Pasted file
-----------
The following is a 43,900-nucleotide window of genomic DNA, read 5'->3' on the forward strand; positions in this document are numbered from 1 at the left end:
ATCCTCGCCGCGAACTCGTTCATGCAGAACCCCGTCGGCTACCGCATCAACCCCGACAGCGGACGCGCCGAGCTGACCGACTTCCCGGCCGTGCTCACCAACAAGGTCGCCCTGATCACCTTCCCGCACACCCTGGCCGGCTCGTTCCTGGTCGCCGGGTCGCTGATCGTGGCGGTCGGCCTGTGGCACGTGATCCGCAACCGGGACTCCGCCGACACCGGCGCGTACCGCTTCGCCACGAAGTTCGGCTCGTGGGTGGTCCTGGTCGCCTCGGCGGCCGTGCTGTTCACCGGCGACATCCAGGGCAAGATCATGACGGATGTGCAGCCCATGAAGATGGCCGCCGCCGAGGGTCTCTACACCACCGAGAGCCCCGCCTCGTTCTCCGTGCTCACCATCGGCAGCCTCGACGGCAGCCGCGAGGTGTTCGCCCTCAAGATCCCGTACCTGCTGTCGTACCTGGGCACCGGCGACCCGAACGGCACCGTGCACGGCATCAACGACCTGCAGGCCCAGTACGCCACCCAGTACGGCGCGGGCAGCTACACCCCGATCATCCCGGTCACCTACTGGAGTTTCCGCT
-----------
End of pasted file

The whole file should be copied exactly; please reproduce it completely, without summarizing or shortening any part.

The following is a 43,900-nucleotide window of genomic DNA, read 5'->3' on the forward strand; positions in this document are numbered from 1 at the left end:
ATCCTCGCCGCGAACTCGTTCATGCAGAACCCCGTCGGCTACCGCATCAACCCCGACAGCGGACGCGCCGAGCTGACCGACTTCCCGGCCGTGCTCACCAACAAGGTCGCCCTGATCACCTTCCCGCACACCCTGGCCGGCTCGTTCCTGGTCGCCGGGTCGCTGATCGTGGCGGTCGGCCTGTGGCACGTGATCCGCAACCGGGACTCCGCCGACACCGGCGCGTACCGCTTCGCCACGAAGTTCGGCTCGTGGGTGGTCCTGGTCGCCTCGGCGGCCGTGCTGTTCACCGGCGACATCCAGGGCAAGATCATGACGGATGTGCAGCCCATGAAGATGGCCGCCGCCGAGGGTCTCTACACCACCGAGAGCCCCGCCTCGTTCTCCGTGCTCACCATCGGCAGCCTCGACGGCAGCCGCGAGGTGTTCGCCCTCAAGATCCCGTACCTGCTGTCGTACCTGGGCACCGGCGACCCGAACGGCACCGTGCACGGCATCAACGACCTGCAGGCCCAGTACGCCACCCAGTACGGCGCGGGCAGCTACACCCCGATCATCCCGGTCACCTACTGGAGTTTCCGCT